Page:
Sacramento, CA - Assemblyman Wood, public health representatives and law enforcement announced new legislation Tuesday to curb prescription drug abuse and deaths. Assembly Bill 623, authored by Assemblyman Jim Wood (D-Healdsburg) aims to reduce prescription drug abuse-related deaths by reducing their access to those most prone to abusing them.
"As a dentist, I treated patients with legitimate oral and facial pain. Tragically, I also saw my share of people attempting to engage in "doctor shopping" to feed an addiction or pattern of abuse," Assemblyman Wood said. "Narcotic pain medications, or opioids, have an important role in our health care system. They provide effective relief for the millions of Americans who suffer from chronic pain. But too easily they are getting into the wrong hands."
More than 60 people die every day in the United States from prescription drug overdoses. Approximately 6.5 million people in the US abused prescription drugs in 2013, more than double those that abused heroin, cocaine and hallucinogens combined
AB 623 will require pharmacists to counsel patients on the proper storage and disposal of opioids, and will better enable health providers to prescribe abuse-deterrent formulation (ADF) opioids. ADF opioid medications provide patients with the same pain relief as conventional opioids, but incorporate breakthrough technology designed to protect against manipulating and abuse.
Dr. Wood on Tuesday demonstrated the abuse deterrent properties of one type of opioid by attempting to use several different objects to crush a pill, including a coffee grinder, mortar and pestle and hammer.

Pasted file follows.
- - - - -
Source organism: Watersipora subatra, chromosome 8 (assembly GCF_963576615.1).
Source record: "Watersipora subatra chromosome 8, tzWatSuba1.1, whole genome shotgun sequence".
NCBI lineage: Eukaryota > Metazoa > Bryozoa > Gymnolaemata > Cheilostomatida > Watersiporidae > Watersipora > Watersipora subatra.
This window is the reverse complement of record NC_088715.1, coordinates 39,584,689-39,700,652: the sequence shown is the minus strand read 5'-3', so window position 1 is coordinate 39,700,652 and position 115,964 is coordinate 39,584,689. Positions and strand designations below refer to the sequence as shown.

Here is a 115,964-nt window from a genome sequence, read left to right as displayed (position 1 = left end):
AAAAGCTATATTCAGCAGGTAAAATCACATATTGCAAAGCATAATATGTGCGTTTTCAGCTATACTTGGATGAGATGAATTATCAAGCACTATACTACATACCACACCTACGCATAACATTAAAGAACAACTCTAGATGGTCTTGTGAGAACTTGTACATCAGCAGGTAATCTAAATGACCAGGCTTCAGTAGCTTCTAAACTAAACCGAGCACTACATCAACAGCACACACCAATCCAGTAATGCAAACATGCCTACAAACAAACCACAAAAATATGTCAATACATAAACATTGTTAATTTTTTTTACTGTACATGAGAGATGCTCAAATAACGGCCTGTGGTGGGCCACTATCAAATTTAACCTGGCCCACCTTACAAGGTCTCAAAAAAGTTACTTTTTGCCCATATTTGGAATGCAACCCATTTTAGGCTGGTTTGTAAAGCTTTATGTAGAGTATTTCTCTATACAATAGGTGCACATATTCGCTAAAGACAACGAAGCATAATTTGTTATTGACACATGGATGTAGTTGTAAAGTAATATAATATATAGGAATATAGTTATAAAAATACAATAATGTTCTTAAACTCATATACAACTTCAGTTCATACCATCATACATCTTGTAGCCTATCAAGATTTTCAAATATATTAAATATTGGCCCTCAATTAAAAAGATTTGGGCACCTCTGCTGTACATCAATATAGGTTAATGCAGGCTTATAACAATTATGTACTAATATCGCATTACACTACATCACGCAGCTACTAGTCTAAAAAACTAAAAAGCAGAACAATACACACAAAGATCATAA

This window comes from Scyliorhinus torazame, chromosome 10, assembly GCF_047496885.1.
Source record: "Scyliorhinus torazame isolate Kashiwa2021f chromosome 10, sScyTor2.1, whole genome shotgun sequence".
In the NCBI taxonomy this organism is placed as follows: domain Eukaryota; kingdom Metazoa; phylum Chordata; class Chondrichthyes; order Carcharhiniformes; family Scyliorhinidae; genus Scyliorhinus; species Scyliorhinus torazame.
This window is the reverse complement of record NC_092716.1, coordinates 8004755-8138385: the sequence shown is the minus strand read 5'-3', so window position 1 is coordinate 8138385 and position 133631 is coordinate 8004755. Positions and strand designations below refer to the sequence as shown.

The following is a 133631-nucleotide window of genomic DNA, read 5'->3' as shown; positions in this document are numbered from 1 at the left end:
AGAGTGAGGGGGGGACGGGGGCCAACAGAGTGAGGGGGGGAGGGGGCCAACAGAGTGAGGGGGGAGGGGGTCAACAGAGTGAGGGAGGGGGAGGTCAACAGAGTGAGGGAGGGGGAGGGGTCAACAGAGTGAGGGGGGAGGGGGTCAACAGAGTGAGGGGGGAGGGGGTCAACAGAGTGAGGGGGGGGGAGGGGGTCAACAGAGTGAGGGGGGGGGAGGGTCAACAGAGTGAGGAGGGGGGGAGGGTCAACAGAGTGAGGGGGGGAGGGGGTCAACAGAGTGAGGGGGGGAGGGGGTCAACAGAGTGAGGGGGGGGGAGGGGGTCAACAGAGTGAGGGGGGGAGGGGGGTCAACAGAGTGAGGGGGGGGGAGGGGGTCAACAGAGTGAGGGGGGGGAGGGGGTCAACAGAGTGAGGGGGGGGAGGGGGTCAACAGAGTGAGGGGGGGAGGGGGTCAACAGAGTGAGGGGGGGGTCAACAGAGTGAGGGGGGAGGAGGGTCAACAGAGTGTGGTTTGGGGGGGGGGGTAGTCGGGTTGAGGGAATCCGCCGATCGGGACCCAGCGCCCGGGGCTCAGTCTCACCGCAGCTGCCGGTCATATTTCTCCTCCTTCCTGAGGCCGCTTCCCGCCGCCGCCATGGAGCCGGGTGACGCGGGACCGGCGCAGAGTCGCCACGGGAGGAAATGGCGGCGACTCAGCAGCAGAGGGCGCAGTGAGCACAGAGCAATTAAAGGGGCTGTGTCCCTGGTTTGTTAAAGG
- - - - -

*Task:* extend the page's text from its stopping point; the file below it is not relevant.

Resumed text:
ADFs contain physical or chemical properties that make crushing, cutting and dissolving for injection difficult or that block the euphoric effect of the opioid when it is manipulated. These dangerous uses most often are the cause of overdose and death from the misuse of prescription pain medications.
"This technology is certainly not a silver bullet. It is only part of the solution; but it's a very promising part of the solution," said Mendocino County Sheriff Tom Allman. "Patients that have struggled with addiction or substance abuse in the past, current or recovering addicts and those who live with teens or young adults who may seek opioids for recreational use can all benefit from ADFs. Opioids with ADF also lose their street value since they are more difficult to abuse."
Almost 1.5 million Californians, ages 12 and over, were estimated to have abused painkillers in the previous year, according to a 2010-2011 government survey. Seven percent of adolescents ages 12 to 17 in California used pain relievers for nonmedical reasons in the previous year, according to 2009-2010 figures.
"AB 623 will make it easier for doctors to prescribe less than a 30 day supply of opioids, in order to limit pills available for theft and misuse. It also will expand a provider's ability to prescribe Abuse Deterrent Formula medication when they determine it is appropriate, without requiring patients to try other less effective or less appropriate drugs first," Dr. Wood said. "And it will result in pharmacists informing patients how to store and dispose of opioids as part of their counseling."
California is one of several states considering similar legislation.
Other lawmakers and advocates also spoke in favor of the bill including Assemblyman Marc Levine (D-San Rafael); Assemblyman Jim Cooper (D-Elk Grove); Ralph A. Cansimbe, Commander of the PFC Alejandro R. Ruiz Chapter, American G.I. Forum; and representatives from bill sponsors US Pain Foundation, Power of Pain and American Chronic Pain Foundations.
AB 623 supporters include: CA State Sheriffs' Association; American Chronic Pain Association (sponsor); Power of Pain Foundation (sponsor); US Pain Foundation (sponsor); Partnership For Drug Free Kids; The Wall Las Memorias; Healthy African American Families; Lupus Foundation of Southern CA; Familia Unida Living with MS; Neuropathy Action Foundation; International Foundation of Autoimmune Arthritis; CA Hepatitis C Task Force; Western Neuropathy Association; American GI Forum of CA; CA Society of Physical Medicine and Rehabilitation; CA Association of Physician Assistants (CAPA); American Academy of Pain Management; American College of Private Physicians; Alliance for Patient Access